Mutual funds and Exchange-Traded Funds (ETFs) are different and it is important that an investor should know what these differences are before investing their money. Both funds have disadvantages as well as advantages. However, it is interesting to note that, for an investor, both ETFs and mutual funds can be used in an optimal combination to build a solid and strong portfolio. Firstly, given below are a few similarities between ETFs and mutual funds.
Similarities between mutual funds and ETFs
Both ETFs and mutual funds enable investors to buy different securities in one basket as a single source of investment.
Both mutual funds and ETFs invest within a specific category of stocks, bonds, etc., and within an implied objective such as increased value, growth or income.
A majority of ETFs are passively managed and this makes them look very much like index mutual funds. Both index funds and ETFs actually mirror the performance of the index which is the underlying asset of the fund. The expense ratios are low as the cost to manage and distribute the ETFs is very low. They are considered as a good option for investment diversification and also to build a strong and solid portfolio for the investor.
Differences between Exchange-Traded Funds (ETFs) and Mutual Funds
The basic difference between ETFs and mutual funds is the manner in which they are traded. This means the way in which investors can buy and sell shares belonging to these funds. As an example, if an investor wants to buy or sell a mutual fund, the price at which it is done is referred to as the net asset value (NAV) of those underlying assets that make up the fund. The value will be that which the investor trades at the end of a trading day.
In the above case, if the stock prices fall or rise during the day, the investor will have no control over the time at which the trade is executed. The end of the day price may be better or worse in the case of mutual funds.
In the case of ETFs, trading can be done intra-day. That is, the investor can take advantage of the price movement directions that take place within a specific trading day. As an example, if you notice that the market is moving in the positive direction during the day, you can buy an ETF early during that trading day and sell it for a higher price later in the day. It can happen that the market moves by as much as 1 percent in either the positive or the negative direction. This kind of difference in the market condition reflects both opportunity and risk. It also depends on the investor’s capacity to predict the direction of movement of the market.
One aspect of trading ETFs is spread or the difference between the bid and ask price of the security. For ETFs that are not popularly traded, the spreads are wider and represent a risk for the investor. Therefore, to be able to make more profits, it is a good idea for investors to trade in popularly traded Index ETFs such as iShares Core S&P500 and SPDR S&P500. It is not a good idea to use ETFs of country funds and sector funds that are narrowly traded.
Another stock-like character that ETFs display is the ability to place limit orders. With this facility in place, the investor can choose the price at which the trade may be executed. Similarly, the investor can also place a stop order can choose a specific price that is below the current one to prevent a loss when the ETF can be sold to prevent a loss if the market price goes below the stop loss price. This amount of flexibility is not available with mutual funds.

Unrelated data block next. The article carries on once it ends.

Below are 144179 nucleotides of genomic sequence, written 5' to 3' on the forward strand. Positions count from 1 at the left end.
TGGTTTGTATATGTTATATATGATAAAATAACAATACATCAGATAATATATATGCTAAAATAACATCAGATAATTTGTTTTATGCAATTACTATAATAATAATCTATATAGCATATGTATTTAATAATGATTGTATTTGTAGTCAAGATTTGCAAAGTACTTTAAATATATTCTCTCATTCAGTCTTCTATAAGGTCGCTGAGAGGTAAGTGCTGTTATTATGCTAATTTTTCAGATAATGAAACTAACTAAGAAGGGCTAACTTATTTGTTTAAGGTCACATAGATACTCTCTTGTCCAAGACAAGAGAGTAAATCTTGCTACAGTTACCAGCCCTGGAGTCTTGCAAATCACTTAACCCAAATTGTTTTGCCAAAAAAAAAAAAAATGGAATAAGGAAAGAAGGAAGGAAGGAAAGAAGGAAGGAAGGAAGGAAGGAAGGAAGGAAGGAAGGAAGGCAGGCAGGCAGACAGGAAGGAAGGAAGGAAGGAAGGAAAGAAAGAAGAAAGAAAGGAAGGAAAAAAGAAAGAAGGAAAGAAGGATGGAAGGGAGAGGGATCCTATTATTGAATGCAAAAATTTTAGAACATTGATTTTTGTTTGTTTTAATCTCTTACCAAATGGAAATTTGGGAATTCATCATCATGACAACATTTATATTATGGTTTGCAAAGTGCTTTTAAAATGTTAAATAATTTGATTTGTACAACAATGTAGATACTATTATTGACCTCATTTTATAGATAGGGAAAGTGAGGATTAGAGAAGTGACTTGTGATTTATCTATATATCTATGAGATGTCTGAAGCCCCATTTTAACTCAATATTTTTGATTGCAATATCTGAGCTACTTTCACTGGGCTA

The expense ratios of ETFs are lower than most of the index mutual funds. Theoretically, this means better returns for the investor that has invested in ETFs than when he invests in mutual funds. ETFs that track indices are cheaper than index-tracking mutual funds. Both ETFs and mutual funds are open-ended. But the way in which the number of shares is adjusted in both is different.
When the money inflow is higher into the mutual fund on any day, the extra money has to made to do work in the marketplace. However, when the outflow is more, some of the holdings have to be sold if the net amount of cash is insufficient. With ETFs, the providers want to keep their price as close as possible to the NAV of the index. To keep it in place, the managers merely adjust the shares’ supply through the redemption of old shares or through the creation of new shares.
The ETF structure is such that it results in higher tax efficiency when compared to mutual funds. Investors of both ETFs and mutual funds are taxed every year based on the incomes and losses that have incurred within the portfolios. As there is less amount of internal trading in ETFs, there are fewer taxable events. Actually, the redemption and creation of shares decrease the requirement for selling.
Mutual funds, on the other hand, distribute the taxable gains to the investor unless the investment has been done in a tax-friendly manner or through 401 (k). This is true even if you simply hold the shares. If you have a portfolio with only ETFs, the tax becomes an issue only if you sell the shares.
ETFs are relatively new in the market. Therefore, if an investor wants to move to ETFs, selling the existing mutual funds may attract capital gains taxes. Therefore such investors have to be aware of this factor.
To the question, which is better, ETFs or mutual funds, the answer is that it depends on individual investors and their needs. For those that want to invest in obscure sectors, mutual funds may be better. For others who to keep the portfolio and its management simple, ETFs is definitely a better choice.